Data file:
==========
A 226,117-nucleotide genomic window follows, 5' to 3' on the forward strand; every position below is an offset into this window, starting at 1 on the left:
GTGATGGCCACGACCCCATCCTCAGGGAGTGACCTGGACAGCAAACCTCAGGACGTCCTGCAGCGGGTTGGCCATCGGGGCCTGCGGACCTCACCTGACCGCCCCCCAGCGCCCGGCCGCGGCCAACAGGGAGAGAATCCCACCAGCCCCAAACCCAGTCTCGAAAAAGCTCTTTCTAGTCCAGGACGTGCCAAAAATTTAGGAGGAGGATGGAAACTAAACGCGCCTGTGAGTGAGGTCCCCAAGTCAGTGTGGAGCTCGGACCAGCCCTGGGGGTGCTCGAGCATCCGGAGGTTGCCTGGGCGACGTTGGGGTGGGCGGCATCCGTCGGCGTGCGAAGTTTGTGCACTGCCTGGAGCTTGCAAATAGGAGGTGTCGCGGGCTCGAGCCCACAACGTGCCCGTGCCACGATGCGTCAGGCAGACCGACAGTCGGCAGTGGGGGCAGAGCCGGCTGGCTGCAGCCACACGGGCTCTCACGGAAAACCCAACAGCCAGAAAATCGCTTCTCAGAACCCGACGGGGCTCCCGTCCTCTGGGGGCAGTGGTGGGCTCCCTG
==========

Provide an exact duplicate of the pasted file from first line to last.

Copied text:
A 226,117-nucleotide genomic window follows, 5' to 3' on the forward strand; every position below is an offset into this window, starting at 1 on the left:
GTGATGGCCACGACCCCATCCTCAGGGAGTGACCTGGACAGCAAACCTCAGGACGTCCTGCAGCGGGTTGGCCATCGGGGCCTGCGGACCTCACCTGACCGCCCCCCAGCGCCCGGCCGCGGCCAACAGGGAGAGAATCCCACCAGCCCCAAACCCAGTCTCGAAAAAGCTCTTTCTAGTCCAGGACGTGCCAAAAATTTAGGAGGAGGATGGAAACTAAACGCGCCTGTGAGTGAGGTCCCCAAGTCAGTGTGGAGCTCGGACCAGCCCTGGGGGTGCTCGAGCATCCGGAGGTTGCCTGGGCGACGTTGGGGTGGGCGGCATCCGTCGGCGTGCGAAGTTTGTGCACTGCCTGGAGCTTGCAAATAGGAGGTGTCGCGGGCTCGAGCCCACAACGTGCCCGTGCCACGATGCGTCAGGCAGACCGACAGTCGGCAGTGGGGGCAGAGCCGGCTGGCTGCAGCCACACGGGCTCTCACGGAAAACCCAACAGCCAGAAAATCGCTTCTCAGAACCCGACGGGGCTCCCGTCCTCTGGGGGCAGTGGTGGGCTCCCTG